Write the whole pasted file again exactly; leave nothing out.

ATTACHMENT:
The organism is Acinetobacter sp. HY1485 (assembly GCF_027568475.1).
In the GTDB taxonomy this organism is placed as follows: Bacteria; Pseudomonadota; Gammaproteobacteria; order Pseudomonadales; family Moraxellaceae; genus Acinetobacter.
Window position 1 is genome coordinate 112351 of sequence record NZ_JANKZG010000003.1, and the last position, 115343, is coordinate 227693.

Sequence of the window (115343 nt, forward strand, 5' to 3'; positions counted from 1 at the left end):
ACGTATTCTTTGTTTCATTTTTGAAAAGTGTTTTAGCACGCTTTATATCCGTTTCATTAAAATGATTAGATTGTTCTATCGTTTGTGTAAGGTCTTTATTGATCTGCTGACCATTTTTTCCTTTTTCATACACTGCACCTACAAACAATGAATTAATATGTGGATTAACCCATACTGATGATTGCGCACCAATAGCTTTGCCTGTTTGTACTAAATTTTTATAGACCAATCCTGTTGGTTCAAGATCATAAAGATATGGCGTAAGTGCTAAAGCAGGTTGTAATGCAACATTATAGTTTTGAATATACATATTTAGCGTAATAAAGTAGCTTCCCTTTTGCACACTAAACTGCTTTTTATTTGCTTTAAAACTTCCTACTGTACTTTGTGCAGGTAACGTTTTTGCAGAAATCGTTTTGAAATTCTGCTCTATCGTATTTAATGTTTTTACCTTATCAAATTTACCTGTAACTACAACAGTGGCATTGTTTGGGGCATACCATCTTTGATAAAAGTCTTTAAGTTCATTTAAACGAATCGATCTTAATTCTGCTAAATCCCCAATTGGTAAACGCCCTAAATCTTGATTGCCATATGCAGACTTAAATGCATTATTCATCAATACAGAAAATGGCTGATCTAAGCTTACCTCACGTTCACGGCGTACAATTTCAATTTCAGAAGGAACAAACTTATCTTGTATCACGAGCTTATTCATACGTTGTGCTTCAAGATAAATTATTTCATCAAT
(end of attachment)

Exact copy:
The organism is Acinetobacter sp. HY1485 (assembly GCF_027568475.1).
In the GTDB taxonomy this organism is placed as follows: Bacteria; Pseudomonadota; Gammaproteobacteria; order Pseudomonadales; family Moraxellaceae; genus Acinetobacter.
Window position 1 is genome coordinate 112351 of sequence record NZ_JANKZG010000003.1, and the last position, 115343, is coordinate 227693.

Sequence of the window (115343 nt, forward strand, 5' to 3'; positions counted from 1 at the left end):
ACGTATTCTTTGTTTCATTTTTGAAAAGTGTTTTAGCACGCTTTATATCCGTTTCATTAAAATGATTAGATTGTTCTATCGTTTGTGTAAGGTCTTTATTGATCTGCTGACCATTTTTTCCTTTTTCATACACTGCACCTACAAACAATGAATTAATATGTGGATTAACCCATACTGATGATTGCGCACCAATAGCTTTGCCTGTTTGTACTAAATTTTTATAGACCAATCCTGTTGGTTCAAGATCATAAAGATATGGCGTAAGTGCTAAAGCAGGTTGTAATGCAACATTATAGTTTTGAATATACATATTTAGCGTAATAAAGTAGCTTCCCTTTTGCACACTAAACTGCTTTTTATTTGCTTTAAAACTTCCTACTGTACTTTGTGCAGGTAACGTTTTTGCAGAAATCGTTTTGAAATTCTGCTCTATCGTATTTAATGTTTTTACCTTATCAAATTTACCTGTAACTACAACAGTGGCATTGTTTGGGGCATACCATCTTTGATAAAAGTCTTTAAGTTCATTTAAACGAATCGATCTTAATTCTGCTAAATCCCCAATTGGTAAACGCCCTAAATCTTGATTGCCATATGCAGACTTAAATGCATTATTCATCAATACAGAAAATGGCTGATCTAAGCTTACCTCACGTTCACGGCGTACAATTTCAATTTCAGAAGGAACAAACTTATCTTGTATCACGAGCTTATTCATACGTTGTGCTTCAAGATAAATTATTTCATCAAT